Sometimes, though thankfully not often, I get stuck in a creative rut and I struggle to come up with anything new and exciting in my research work. But, as a PhD student, I understand creativity is at the centre of my research; the PhD thesis must make an ‘original contribution to knowledge’. Therefore I’ve made sure I have a toolkit of strategies to help me escape from the valley of creative despair and get back into producing novel ideas.
If you are currently feeling uninspired, lacking insight and generally not producing creative ideas for your research, business or work, then this post is for you! First know that creativity can be learned. Whilst I agree it seems to come to others more easily than the rest of us, there is no doubt that practising your creativity skills will help you to improve.
Below I’ve shared 17 of the methods I use, which may help you to ignite that creative spark and get you going with what it is you do best. Each method comes with a take home suggestion of an idea you can try out today. When relevant I’ve included some scientific studies to back up the method.
In my usual style, this is a long post because it is an accumulation of many years of trying different things. Make sure to bookmark or highlight what inspires you, so you can refer back to it later; when you need it.
Let me know in the comments below which one inspired you the most, or if you have a go-to technique which is guaranteed to get your brain juices going.
Understand when you are in the creative zone and optimise getting into it
Chris Fenning calls it ‘hyperfocus’. Mihaly Csikszentmihalyi calls it ‘flow’. Others call it ‘getting in the zone’. Whatever you decide to name it, this state of mind is the most productive and rewarding work zone you will ever be able to harness.
This is when you are so absorbed in something, the hours fly by and the work just seems to flow out and get done, without you even breaking a sweat. At this point we are in the magic zone of work just stimulating enough to keep us engaged, just hard enough to keep us motivated and with just enough time incentive to have a subtle sense of urgency.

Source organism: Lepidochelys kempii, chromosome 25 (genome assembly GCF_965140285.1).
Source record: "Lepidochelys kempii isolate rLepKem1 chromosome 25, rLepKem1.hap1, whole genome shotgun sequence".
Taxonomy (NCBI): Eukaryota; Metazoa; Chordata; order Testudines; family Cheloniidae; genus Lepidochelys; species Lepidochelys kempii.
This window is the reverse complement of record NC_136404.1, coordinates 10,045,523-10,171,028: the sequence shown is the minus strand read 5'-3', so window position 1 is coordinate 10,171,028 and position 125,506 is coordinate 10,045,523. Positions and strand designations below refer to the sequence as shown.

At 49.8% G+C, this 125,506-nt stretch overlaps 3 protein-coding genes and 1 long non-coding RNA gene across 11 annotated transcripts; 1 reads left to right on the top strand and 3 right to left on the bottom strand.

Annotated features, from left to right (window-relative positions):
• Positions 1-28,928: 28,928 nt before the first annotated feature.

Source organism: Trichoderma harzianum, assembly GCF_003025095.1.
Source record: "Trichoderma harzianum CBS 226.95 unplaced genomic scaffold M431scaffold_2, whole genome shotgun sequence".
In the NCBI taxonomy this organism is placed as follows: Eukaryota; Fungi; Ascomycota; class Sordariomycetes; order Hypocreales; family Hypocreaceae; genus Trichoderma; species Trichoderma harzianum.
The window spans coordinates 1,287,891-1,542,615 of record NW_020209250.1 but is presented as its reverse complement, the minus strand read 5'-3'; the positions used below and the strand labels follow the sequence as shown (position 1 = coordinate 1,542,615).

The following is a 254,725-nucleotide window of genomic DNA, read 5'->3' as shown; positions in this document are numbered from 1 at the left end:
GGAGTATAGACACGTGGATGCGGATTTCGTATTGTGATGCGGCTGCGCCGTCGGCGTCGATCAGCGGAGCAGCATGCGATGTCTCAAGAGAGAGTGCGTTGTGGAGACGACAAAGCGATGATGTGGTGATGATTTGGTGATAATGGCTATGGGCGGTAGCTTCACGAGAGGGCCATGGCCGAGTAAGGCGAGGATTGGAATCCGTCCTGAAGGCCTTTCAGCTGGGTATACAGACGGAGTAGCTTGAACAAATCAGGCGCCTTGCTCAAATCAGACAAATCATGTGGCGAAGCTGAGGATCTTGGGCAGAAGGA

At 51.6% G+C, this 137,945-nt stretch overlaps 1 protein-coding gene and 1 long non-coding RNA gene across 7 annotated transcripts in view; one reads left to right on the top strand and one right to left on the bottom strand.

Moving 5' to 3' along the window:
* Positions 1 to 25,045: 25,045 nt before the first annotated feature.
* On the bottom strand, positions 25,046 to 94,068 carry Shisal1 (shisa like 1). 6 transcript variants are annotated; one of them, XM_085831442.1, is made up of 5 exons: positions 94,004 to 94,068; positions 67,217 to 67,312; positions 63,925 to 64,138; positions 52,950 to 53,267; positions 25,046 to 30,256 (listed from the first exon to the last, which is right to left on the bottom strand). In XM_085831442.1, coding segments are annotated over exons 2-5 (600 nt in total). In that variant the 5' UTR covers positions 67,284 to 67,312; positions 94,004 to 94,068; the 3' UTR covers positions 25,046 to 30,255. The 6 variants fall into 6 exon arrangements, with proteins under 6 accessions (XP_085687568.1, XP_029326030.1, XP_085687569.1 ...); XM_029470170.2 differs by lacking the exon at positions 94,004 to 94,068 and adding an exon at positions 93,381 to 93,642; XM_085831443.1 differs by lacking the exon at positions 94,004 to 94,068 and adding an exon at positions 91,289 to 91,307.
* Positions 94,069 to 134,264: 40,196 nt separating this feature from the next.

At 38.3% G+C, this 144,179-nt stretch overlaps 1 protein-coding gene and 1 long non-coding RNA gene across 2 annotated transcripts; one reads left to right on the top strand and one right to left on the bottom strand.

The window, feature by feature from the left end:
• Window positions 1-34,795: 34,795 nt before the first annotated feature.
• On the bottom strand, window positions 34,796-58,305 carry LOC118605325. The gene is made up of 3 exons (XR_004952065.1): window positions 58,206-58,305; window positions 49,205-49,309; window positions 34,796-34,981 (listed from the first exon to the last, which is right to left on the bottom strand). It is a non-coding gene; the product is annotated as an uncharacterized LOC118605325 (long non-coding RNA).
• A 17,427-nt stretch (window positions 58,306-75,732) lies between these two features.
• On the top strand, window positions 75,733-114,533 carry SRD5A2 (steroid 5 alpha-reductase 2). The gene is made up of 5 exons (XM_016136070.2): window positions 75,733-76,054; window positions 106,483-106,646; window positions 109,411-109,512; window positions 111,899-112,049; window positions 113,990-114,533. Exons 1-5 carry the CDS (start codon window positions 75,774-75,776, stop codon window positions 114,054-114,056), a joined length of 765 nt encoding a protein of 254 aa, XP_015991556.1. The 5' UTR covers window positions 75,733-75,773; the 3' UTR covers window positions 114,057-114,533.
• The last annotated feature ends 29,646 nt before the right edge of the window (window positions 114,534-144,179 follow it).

However, it is important to be aware that not all ‘flow states’ are created equal; my creative flow state is very different from my ‘get stuff done’ flow state. I find early mornings best for the creative bits; planning, idea development and writing, whereas my afternoon focus sessions, around 3-5pm are better for delving into complex statistical problems.
Whatever schedule you find works, there will be a time when creative ideas flow much more easily. Make sure you can identify when this is and design your day around optimising this period of time.
Take home: learn what needs to happen to get yourself ‘into the zone of creativity’
Try to connect to completely unrelated ideas
The following method is super fun.
"Obvious connections are the obstacle to novel ideas." David Kadavy
Give yourself two completely unrelated objects or concepts and try to develop links between the two things. I once tried to connect a toaster to soil microbes… I came up with a series of questions about whether microbes have breakfast.
It’s easier to connect things than you may think and you’ll be able to come up with some really unique angles, by viewing topics from different directions. In his TED talk, Tim Harford talks about how medical students can become better eye doctors by studying art.
Want to make it more challenging? Try connecting three things together. And the more unrelated they are, the harder it will be.
Take home: pick one thing related to your work and another completely random thing (something in your kitchen, a word, your best friend) then find connections - I would absolutely love to hear in the comments what you have managed to find a link between!
Talk a walk and/or change your surroundings
One of the best ways to free your mind from the daily stresses is to give your senses something else to focus on. Taking a walk is one of the best ways to combine some exercise and some gentle thinking time.
Exercise improves creativity, independently of whether you end up in a good mood or bad mood afterwards. But you don’t need an all out sweaty session to be creative.
Many people regularly work from alternative work spaces such as libraries, parks, coffee shops and communal office spaces. Changing up your surroundings offers a sense of grounding, a new perspective and some fresh air. These are all great for developing creative ideas. In fact, even just looking at green spaces can improve your creativity.
I love heading to a coffee shop, and observing and listening to the gentle hubbub of people. Sometimes I’ll see someone who inspires a character in the book I’m writing, or I’ll overhear someone say something interesting. Alternatively, sitting in a quiet and comfy corner can help inspire a new perspective on an experiment I’m working on.
Take home: go for a walk, take a notebook and scribble ideas and thoughts as they arise even if its nothing to do with your current problem. Just the process of letting your mind wander is great for developing more focused ideas later
Do something that pushes you outside your comfort zone